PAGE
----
Ukrainian forces repelled Russian ground forces, which were many times larger than themselves. The Kiev forces, waging “unconventional warfare” with small and scattered units, inflicted great wounds on Russia’s supply routes and sank Russian warships with the advanced weapons of the West.
The High Mobility Artillery Rocket System (HIMARS) supplied by the West and the JAVELIN Anti-Tank Missile stopped the Russian advance. In addition, software developed by the Ukrainian intelligence, which collects open sources through social media, followed minute by minute the position of the enemy and the size of the military assets in the region from the social media posts of the Russians.
3-) US ARMS INDUSTRY IS STRENGTHENING
With the beginning of the war, most of the weapons shipped to the region are being tested under the harshest conditions. It was also during this period that the effects of the new generation weapons made in the USA would change the course of the war were seen concretely.
However, Ukraine’s faster-than-expected ammunition depletion revealed the US military’s shortage of equipment stocks and deficiencies in their supply chains. Doubling the number of JAVELIN anti-tank missiles and HIMARS rocket launchers sent to Ukraine over the course of a year has led the US arms industry to increase production.
The Pentagon has signed a new contract of approximately $3.4 billion with military industrial companies to replenish stocks. In addition, the US military requested an annual budget of $500 million from Congress to develop its manufacturing facilities.
On the other hand, White House and Pentagon officials are focused on detecting the disruptions in the military industry during the Ukraine War and preparing for a possible scenario that will face China in the near future.
4-) USA’S IMPACT IN EUROPE INCREASED AGAIN
Although the USA has adopted the role of global leader after the Cold War, the world has gained a multipolar view due to the rise of China and national strategies in the recent period. Resuming its role as the leader of the Western world with the Ukraine War, the United States brought Europe together to support sanctions, export controls, foreign exchange restrictions and energy market interventions targeting Russia’s economy.
Playing a central role during the war, the USA provided billions of dollars in weapons aid to the Kiev administration. This approach of the Biden administration drew the reaction of some Republicans.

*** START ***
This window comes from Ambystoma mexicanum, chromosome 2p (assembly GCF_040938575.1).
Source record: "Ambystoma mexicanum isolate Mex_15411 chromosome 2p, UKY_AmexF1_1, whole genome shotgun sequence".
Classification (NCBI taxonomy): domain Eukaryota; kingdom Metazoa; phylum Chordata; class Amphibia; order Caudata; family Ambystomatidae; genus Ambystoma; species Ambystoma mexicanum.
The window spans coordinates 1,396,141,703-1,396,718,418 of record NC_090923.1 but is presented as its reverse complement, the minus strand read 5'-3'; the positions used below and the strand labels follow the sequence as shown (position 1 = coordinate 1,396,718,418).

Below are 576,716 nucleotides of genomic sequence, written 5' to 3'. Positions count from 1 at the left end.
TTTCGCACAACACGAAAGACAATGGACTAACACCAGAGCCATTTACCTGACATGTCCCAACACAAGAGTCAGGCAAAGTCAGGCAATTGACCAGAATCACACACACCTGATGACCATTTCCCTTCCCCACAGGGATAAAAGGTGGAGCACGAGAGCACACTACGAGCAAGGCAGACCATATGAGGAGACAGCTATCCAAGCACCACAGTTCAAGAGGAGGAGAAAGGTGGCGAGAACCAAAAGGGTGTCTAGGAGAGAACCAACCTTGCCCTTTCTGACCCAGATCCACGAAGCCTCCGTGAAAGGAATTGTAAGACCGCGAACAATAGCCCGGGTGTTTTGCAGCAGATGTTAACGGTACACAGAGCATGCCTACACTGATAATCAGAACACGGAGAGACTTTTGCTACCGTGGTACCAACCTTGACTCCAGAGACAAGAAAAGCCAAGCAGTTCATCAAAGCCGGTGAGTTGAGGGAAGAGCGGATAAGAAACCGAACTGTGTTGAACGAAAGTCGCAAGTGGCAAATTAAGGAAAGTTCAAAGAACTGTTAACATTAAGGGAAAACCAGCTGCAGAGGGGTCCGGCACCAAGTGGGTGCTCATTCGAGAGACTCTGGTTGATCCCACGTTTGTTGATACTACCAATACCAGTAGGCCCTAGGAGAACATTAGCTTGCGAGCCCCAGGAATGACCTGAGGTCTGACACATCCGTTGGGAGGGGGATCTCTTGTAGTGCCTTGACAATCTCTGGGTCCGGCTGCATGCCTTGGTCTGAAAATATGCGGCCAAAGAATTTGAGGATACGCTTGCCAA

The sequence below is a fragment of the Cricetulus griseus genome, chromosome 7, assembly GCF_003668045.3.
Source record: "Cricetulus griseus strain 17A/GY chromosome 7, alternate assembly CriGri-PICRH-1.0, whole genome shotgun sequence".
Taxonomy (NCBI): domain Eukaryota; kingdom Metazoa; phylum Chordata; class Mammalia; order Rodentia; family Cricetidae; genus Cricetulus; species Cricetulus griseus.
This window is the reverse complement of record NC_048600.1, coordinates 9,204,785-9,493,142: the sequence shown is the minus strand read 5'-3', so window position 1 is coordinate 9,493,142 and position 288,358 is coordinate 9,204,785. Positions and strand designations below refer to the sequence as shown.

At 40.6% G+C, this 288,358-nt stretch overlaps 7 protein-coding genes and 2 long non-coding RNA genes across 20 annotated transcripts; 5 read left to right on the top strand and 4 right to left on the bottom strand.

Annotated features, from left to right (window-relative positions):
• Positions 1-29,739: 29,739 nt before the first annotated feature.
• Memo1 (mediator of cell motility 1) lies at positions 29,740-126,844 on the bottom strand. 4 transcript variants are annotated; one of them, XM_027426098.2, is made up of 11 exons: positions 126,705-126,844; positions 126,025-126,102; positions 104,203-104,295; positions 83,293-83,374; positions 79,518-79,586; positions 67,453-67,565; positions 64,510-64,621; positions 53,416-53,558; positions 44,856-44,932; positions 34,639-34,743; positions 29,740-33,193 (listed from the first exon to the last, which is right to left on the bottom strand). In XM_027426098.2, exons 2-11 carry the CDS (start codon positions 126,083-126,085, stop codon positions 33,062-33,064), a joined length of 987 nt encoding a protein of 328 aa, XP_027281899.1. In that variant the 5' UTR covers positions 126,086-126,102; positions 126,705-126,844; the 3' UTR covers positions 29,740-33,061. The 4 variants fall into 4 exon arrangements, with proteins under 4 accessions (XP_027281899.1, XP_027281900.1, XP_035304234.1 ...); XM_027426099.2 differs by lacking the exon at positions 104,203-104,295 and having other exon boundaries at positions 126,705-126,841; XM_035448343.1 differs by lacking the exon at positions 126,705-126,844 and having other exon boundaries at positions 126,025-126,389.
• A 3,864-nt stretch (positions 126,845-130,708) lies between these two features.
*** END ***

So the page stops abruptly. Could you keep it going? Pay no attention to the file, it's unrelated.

Yet the vast majority of European leaders rely on Congress and President Biden to lead the West’s efforts to defend Ukraine.
5-) RUSSIA AND CHINA ARE GETTING CLOSER
The West’s stance in the Ukraine War deepened Russia’s economic dependence on China. Russia, which turned its face to China after the limitation of natural gas exports to the West, relies on its regional partners to keep its economy afloat.
Russia, which receives support from China in the military field as well as in the economic field, provides applications used in military technology from here, although it does not directly supply weapons.
China and Russia, who were also strategic allies during the Cold War , often come together against the Western hemisphere. But, with one difference… Russia, which was the leader during the Cold War, has now transferred the driver’s seat to the Beijing administration. This situation bothers many people in Moscow.
6-) THE WORLD’S ENERGY ROUTE HAS CHANGED
European countries stopped importing Russian oil and gas immediately after the war. This has benefited energy producers in the Gulf countries and the USA.
The cessation of natural gas flows from Russia to Europe has made the United States the world’s largest exporter of liquefied natural gas.
In the race to secure new oil resources, the USA stepped back in its policy towards Venezuela, lifted sanctions and made a series of changes to increase crude oil production in the country.
Israel and Lebanon, which took action to evaluate the gap that emerged, reached an agreement with the mediation of the USA to pave the way for the export of Israeli gas to Europe.
7-) RUSSIA IS FINANCIALLY ABSORBED FROM THE WORLD
In the early days of the war, Russia was excluded from global financial markets. Immediately after this step, The USA, the European Union and other allies announced that Russia’s foreign exchange reserves worth approximately $300 billion were frozen. Russia’s major banks have been excluded from the international money transfer communication system SWIFT.
The Russian economy, which has been badly injured by successive moves, is working to establish its own payment systems. In addition, the Kiev administration has also introduced a payment scheme in rubles and yuan in foreign trade.
While the sanctions went so far as to freeze the investments abroad of some Russian business people, who are known to be close to the Kremlin administration, the country became unable to pay its foreign debts for the first time since 1918.
😎 PRICE INCREASE AFFECTED MANY PRODUCTS
The occupation of Ukraine disrupted food, oil and natural gas exports and increased global inflation. Consumer prices increased by an average of 9.6 percent in 38 member countries of the Organization for Economic Cooperation and Development. Experts pointed out that this is the highest increase seen since 1988.
The rapid decline in Ukraine’s corn, wheat and sunflower oil production immediately after the war pushed up the prices of food products in the global market. Controlling inflation remains the number one item on the agenda of central banks, while investors are predicting that interest rates will rise further.
Compiled from the article titled “Eight Ways the Russia-Ukraine War Changed the World” published in The Wall Street Journal.